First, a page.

Construction plight

Real estate lawyers need to familiarise themselves with updated construction regulations in order to best serve their clients, says Gillian Birkby

Whether you act for a landlord or a tenant, all real estate lawyers need to understand the changes to the Construction (Design and Management) (CDM) Regulations 2007 and the impact they will have on clients’ duties. This is because a client cannot delegate their liabilities for their performance as a client under the CDM Regulations or their liabilities for the health and safety of those working on a construction site or affected by it.

Liabilities of all clients
Lawyers should also understand how the provisions in an agreement for lease can be worded to assist clients in carrying out their duties. It is no longer sufficient for the landlord to require the tenant, for instance, to warrant that they will comply with all the obligations of the client under the CDM Regulations. Even if the tenant takes on the role of the client under the CDM Regulations, the landlord will still have some residual duties to provide any relevant information that is in their possession, such as a health and safety file, and to cooperate with everyone on the same, or adjoining, construction site. This duty to cooperate can assist both landlord and tenant when construction works are undertaken, not just health and safety, but in all areas.

Projects large and small
Property lawyers should be aware that the CDM Regulations now apply to all construction projects, except where the client is a domestic one. If your client has a facilities manager or estate manager they should be looking at their appointments to check that if they are carrying out the client function for construction work, their appointment requires them to comply with the client’s CDM duties.

A project likely to last less than 30 days and that is not likely to involve more than 500 people days of work is non-notifiable. It will not then be necessary to appoint a CDM coordinator (the successor to the planning supervisor) or a principal contractor. There will also be no need for a construction phase plan or a health and safety file.

However, the clients’ duties to ensure that there are management arrangements in place so that health and safety is addressed will still apply. In addition, the client, designers and contractors must cooperate with anyone on the same or an adjoining site. They will also have a duty to coordinate their work with each other and to appoint only those who are competent to carry out the designer and contractor obligations under the CDM Regulations.

This is an area where the real estate lawyer can assist the client by advising them on the legal requirement to appoint competent dutyholders. The lawyer can direct the client to various sources of information about a client’s duties (www.constructingexcellence.org.uk) and the regulations and accompanying approved code of practice can be found in Managing Health and Safety in Construction (www.hsebooks.com).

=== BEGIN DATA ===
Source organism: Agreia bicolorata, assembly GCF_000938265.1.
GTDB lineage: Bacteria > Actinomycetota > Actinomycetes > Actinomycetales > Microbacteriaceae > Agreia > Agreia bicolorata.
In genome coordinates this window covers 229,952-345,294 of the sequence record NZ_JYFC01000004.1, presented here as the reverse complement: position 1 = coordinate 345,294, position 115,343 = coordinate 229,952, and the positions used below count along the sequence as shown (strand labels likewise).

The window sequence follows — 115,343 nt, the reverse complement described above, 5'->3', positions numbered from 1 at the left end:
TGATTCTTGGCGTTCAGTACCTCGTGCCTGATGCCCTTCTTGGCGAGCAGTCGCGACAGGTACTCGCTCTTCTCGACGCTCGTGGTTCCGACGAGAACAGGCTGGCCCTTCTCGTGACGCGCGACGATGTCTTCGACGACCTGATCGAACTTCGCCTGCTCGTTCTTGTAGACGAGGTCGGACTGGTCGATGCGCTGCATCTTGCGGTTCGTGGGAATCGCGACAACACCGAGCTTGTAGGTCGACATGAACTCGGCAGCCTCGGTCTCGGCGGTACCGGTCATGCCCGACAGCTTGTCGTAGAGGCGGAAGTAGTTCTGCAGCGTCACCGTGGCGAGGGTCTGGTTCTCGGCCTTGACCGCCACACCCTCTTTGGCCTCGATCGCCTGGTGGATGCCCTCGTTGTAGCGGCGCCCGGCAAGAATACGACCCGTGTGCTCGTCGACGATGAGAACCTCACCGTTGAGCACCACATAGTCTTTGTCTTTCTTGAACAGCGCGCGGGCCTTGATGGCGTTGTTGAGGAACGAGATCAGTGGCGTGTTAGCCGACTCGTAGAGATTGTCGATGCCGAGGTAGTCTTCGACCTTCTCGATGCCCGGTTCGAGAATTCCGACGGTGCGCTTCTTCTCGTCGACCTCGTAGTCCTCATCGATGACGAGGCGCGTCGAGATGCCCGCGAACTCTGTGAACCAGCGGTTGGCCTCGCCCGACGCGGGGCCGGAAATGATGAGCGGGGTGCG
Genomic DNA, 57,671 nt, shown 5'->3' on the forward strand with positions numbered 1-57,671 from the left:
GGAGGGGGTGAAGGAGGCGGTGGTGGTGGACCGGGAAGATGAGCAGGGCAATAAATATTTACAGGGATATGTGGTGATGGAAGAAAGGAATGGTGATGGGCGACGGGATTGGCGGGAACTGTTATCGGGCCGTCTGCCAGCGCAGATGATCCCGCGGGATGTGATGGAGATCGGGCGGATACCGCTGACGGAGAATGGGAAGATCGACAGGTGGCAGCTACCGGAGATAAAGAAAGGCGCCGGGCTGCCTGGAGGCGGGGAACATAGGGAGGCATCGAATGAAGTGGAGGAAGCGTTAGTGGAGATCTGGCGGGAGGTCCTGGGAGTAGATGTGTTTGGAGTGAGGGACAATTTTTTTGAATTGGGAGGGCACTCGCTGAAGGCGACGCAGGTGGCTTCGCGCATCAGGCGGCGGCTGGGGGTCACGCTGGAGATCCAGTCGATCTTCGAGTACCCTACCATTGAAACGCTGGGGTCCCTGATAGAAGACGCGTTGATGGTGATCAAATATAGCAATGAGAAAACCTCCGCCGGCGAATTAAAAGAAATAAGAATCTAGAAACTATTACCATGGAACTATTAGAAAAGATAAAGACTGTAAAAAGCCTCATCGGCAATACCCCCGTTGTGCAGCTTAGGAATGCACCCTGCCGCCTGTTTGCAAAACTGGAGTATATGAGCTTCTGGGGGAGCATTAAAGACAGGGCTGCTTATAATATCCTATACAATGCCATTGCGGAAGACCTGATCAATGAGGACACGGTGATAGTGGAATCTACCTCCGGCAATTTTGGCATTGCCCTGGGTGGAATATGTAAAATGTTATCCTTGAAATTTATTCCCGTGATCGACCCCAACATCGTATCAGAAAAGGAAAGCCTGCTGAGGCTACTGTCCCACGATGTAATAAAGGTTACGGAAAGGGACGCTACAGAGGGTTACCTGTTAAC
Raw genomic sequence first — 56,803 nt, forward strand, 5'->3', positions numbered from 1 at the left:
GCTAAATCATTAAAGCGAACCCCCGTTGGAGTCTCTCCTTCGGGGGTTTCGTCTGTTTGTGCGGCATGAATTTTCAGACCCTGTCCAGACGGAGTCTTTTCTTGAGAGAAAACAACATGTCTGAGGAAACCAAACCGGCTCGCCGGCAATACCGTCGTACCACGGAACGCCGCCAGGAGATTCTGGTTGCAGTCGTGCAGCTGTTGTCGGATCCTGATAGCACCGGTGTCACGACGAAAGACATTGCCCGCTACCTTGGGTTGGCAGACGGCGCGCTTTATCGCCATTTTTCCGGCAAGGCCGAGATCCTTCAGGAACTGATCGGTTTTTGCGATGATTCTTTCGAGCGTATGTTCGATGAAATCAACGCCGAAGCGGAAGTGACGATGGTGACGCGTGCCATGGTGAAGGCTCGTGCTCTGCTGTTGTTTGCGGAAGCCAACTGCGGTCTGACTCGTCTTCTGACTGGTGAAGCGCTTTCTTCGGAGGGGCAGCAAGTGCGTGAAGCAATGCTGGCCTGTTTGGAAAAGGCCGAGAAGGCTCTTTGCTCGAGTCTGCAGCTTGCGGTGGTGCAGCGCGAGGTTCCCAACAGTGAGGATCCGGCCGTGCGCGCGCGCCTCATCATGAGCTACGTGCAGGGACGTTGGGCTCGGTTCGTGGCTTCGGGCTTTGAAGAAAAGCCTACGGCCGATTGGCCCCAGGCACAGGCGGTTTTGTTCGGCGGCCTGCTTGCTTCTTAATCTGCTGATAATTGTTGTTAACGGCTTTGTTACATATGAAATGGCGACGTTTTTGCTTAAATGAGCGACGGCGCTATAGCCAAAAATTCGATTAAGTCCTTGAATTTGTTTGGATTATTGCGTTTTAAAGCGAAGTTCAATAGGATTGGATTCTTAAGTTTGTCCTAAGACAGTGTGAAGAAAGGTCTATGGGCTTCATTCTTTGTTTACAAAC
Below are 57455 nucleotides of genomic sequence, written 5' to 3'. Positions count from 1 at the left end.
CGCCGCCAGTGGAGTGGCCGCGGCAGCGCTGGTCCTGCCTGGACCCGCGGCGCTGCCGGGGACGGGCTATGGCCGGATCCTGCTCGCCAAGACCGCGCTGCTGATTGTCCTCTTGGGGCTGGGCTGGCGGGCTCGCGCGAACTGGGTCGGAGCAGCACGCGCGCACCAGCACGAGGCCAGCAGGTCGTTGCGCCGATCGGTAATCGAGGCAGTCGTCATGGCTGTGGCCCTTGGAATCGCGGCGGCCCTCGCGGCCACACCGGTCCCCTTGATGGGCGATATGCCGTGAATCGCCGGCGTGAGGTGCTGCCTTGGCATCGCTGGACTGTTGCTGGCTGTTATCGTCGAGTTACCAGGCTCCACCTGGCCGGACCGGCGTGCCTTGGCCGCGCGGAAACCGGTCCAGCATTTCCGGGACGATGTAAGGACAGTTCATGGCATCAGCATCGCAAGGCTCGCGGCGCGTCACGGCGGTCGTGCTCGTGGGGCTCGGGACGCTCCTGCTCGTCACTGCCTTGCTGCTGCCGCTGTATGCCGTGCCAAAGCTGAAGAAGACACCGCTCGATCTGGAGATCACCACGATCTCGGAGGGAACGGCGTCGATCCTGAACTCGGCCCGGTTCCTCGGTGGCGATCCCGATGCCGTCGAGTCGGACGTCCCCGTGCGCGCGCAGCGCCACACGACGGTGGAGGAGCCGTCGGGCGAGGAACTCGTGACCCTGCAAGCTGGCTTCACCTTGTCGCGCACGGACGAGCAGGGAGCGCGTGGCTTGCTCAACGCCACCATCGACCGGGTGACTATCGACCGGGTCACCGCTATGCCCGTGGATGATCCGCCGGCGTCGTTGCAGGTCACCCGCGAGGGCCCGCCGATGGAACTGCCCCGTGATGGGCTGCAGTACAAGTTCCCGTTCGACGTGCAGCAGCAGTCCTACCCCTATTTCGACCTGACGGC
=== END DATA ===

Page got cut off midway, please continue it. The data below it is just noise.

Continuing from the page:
Necessary advice
So, what do real estate lawyers need to advise clients to do about the CDM Regulations?

•Obtain either a copy of the regulations and approved code of practice, or a short guide on what is required of clients and other dutyholders (a brief leaflet entitled ‘CDM 2007 What Clients Need to Do’ is produced by the Association for Project Safety).

•Where there is more than one client for a construction project one of them can be appointed as ‘the client’ and the other clients will then have reduced duties.

•Make sure there are management arrangements to deal with health and safety issues.

•Provide reasonably obtainable information relevant to the site or construction work. For example, lawyers need to advise their clients that information about asbestos or ground conditions must be provided to contractors rather than letting them discover these hazards for themselves.

•Work should not be allowed to start on site until the construction phase plan is in place and the client is satisfied that there will be welfare facilities (such as washing facilities) in place from the beginning of construction work.

•Keep the health and safety file updated to include any relevant health and safety information about construction work carried out and details of the asbestos management plan. The lawyer should make sure the client understands that, from now on, health and safety files must be updated rather than a new one created each time construction work is carried out. It is good practice to update the file even when non-notifiable work is carried out; this will assist those who need to consult the file. As a property lawyer, you can also expect to be asked whether the health and safety file has been updated whenever a property is being sold.

•The lawyer must also check the client has included in the tender documents (or their equivalent) information about what the minimum mobilisation period will be – the period between the date on which the contractor is notified that he has been awarded the contract and the date on which he is expected to start work on the site.

•If a project is notifiable the lawyer should advise the client to appoint a CDM coordinator as soon as possible. This will enable the client to manage the risk of non-compliance with the CDM Regulations, as it is the CDM coordinator’s primary function to assist the client in carrying out their own duties. The client must, of course, appoint a competent CDM coordinator. Inserting a clause into the CDM coordinator’s appointment, warranting that they are competent, will not be sufficient compliance with the client’s duties.

•Appoint competent designers and a competent principal contractor. Designers are now obliged to design for safety in use so clients should expect that, on completion, the structure meets the requirements of workplace regulations.

Gillian Birkby is head of construction at Fladgate Fielder